Game Development Reference
be all the motivation they need. For others a more cerebral challenge moti-
vates them to play and they will look for games that deliver this more
thoughtful style of gameplay.
Whatever the gameplay style, the writing and design must again fit
together well if the motivation and conflict in the story is to complement
that of the gameplay and keep the player's interest high enough to play
through the game.
How this parallel motivation might be developed is shown in the following
example. The player has been progressing through the game with a sidekick
fighting alongside the player character. At the end of a particular level the
sidekick is captured, which not only changes the character's motivation in a
story sense, but also has an effect on the gameplay - the player must now play
the game without the sidekick until a rescue can be made.The gameplay has
unexpected variety and offers a different challenge because of the increased
conflict the character - and player - now has to endure.The motivation of the
player to get the sidekick character back as a gameplay aid matches the
motivation of the player character in the story to rescue the partner.
Looking at the above, we can see that conflict has been created by an
expectation gap (the player did not expect the sidekick to be captured),
which is at the heart of how successfully it works.The impact of the expec-
tation gap on the player will depend very much on how he is identifying
with the main character and, in this case, the sidekick. If there is no empathy
for the characters and no interest in their relationship, their motivations will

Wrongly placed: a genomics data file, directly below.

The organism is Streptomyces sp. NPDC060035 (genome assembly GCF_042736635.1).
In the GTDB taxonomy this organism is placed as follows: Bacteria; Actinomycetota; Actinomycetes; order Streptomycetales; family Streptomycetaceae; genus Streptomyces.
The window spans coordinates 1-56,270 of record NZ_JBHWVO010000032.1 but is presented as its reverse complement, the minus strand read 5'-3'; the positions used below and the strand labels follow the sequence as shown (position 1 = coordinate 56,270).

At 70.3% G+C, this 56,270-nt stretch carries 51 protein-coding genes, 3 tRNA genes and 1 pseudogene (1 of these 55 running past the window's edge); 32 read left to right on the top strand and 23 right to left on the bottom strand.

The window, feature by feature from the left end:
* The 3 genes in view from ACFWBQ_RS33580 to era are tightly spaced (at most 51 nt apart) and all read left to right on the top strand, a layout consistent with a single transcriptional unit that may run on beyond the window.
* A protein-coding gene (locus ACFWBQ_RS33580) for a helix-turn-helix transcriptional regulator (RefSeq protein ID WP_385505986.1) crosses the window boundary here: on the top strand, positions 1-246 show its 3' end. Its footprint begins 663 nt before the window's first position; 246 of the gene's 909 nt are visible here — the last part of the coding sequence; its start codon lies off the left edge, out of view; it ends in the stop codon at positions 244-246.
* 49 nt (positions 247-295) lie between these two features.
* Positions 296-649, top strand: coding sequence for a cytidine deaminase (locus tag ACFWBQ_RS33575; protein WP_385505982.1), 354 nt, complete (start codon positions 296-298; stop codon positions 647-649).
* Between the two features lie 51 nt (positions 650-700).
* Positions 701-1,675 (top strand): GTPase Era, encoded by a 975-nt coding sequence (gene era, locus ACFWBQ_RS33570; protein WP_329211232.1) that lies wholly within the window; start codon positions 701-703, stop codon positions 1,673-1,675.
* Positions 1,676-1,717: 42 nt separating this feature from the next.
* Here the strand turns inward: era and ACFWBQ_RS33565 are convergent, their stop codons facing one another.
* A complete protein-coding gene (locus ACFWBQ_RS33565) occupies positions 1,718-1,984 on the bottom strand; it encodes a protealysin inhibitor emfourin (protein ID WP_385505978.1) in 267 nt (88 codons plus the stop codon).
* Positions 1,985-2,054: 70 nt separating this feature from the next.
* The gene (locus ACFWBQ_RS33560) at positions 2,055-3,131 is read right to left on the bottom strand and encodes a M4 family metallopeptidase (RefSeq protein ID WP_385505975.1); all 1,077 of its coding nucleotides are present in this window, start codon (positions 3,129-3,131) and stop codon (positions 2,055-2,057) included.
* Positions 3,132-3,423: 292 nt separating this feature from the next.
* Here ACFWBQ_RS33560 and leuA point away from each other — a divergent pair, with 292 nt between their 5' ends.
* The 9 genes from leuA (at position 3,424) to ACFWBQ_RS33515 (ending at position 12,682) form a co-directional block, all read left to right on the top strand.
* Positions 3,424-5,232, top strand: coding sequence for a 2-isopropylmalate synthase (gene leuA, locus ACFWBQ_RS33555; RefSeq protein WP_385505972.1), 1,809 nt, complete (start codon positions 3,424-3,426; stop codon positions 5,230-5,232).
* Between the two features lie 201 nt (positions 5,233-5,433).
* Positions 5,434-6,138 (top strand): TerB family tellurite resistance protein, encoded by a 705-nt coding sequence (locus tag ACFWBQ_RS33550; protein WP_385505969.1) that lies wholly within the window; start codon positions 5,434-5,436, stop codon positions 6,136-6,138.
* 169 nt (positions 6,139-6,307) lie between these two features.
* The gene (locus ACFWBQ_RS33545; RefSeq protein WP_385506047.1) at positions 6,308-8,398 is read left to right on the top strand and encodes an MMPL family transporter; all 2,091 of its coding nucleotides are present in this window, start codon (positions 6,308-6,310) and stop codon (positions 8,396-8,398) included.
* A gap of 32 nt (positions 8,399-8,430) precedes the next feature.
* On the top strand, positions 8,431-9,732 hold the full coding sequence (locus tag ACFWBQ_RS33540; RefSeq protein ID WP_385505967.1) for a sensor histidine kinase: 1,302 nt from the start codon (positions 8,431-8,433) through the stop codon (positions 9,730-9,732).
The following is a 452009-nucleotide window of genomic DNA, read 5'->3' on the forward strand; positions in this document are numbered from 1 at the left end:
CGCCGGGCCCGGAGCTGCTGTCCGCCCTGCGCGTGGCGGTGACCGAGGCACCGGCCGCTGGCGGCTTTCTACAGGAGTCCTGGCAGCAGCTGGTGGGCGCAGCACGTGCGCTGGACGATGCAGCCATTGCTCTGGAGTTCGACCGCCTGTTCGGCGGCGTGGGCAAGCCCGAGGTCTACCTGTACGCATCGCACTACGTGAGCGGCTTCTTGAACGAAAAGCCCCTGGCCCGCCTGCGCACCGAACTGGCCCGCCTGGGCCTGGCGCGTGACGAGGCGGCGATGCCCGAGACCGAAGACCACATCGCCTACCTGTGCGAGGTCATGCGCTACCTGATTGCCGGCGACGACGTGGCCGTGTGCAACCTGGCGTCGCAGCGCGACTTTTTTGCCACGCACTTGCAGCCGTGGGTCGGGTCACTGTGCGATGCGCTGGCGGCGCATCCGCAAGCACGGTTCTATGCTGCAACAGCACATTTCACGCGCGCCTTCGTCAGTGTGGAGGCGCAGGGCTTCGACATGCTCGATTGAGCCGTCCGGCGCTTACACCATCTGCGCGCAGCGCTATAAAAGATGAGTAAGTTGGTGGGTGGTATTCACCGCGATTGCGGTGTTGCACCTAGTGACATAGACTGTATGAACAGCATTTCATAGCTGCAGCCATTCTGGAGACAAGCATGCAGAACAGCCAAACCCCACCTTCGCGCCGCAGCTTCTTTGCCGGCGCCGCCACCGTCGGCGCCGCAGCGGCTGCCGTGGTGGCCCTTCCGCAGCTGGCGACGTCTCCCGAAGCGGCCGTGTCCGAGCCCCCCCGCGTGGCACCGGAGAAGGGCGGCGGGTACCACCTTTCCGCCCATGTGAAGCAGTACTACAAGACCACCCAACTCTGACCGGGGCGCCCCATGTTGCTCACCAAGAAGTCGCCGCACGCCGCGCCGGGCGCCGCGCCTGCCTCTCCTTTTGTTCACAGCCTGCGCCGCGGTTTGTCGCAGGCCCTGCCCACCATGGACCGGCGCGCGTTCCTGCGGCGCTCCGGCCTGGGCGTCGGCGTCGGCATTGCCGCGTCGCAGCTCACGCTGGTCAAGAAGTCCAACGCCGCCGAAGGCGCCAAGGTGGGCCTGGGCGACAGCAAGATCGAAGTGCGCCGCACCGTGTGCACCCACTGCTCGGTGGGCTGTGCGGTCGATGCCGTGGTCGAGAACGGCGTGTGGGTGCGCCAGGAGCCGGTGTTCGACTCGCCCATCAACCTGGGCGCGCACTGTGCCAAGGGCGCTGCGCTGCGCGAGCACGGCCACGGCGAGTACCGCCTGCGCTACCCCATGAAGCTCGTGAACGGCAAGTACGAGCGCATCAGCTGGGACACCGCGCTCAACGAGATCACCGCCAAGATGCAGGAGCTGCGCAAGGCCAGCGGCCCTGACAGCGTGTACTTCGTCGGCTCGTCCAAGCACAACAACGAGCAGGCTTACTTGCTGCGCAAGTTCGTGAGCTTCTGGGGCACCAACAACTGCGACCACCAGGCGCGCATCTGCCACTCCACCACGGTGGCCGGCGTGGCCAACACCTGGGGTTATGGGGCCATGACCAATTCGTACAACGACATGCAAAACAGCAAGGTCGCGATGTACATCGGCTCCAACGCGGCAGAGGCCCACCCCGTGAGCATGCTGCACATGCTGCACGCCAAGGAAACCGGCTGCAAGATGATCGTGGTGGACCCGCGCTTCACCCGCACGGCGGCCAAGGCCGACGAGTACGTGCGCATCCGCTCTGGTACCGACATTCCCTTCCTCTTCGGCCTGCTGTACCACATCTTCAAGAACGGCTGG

mean nothing and the player just moves onto the next level with interest
only in the gameplay.Again, it comes down to how well the many aspects are
woven into a complete whole.
Conflict through the use of the expectation gap must be balanced with a
series of rewards for the player. Do not lose sight of the fact that the game
must feel and play like a game. Without rewards to give a regular sense of
achievement, the motivation to keep playing the game will dwindle, no
matter how dramatic the plot or character interactions are. In the example
above, if the sidekick is captured and the player is left with a feeling of failure
with no idea of what to do next, then they may feel there is no reason to
continue with the game, particularly if it is the latest in a series of setbacks.
The loss of a main character is clearly a major setback, but if the player
discovers the antagonist's operational base in the process, the reward not only
keeps the player motivated, but the story also moves forward. The player and
character are both motivated because they have new goals and a means of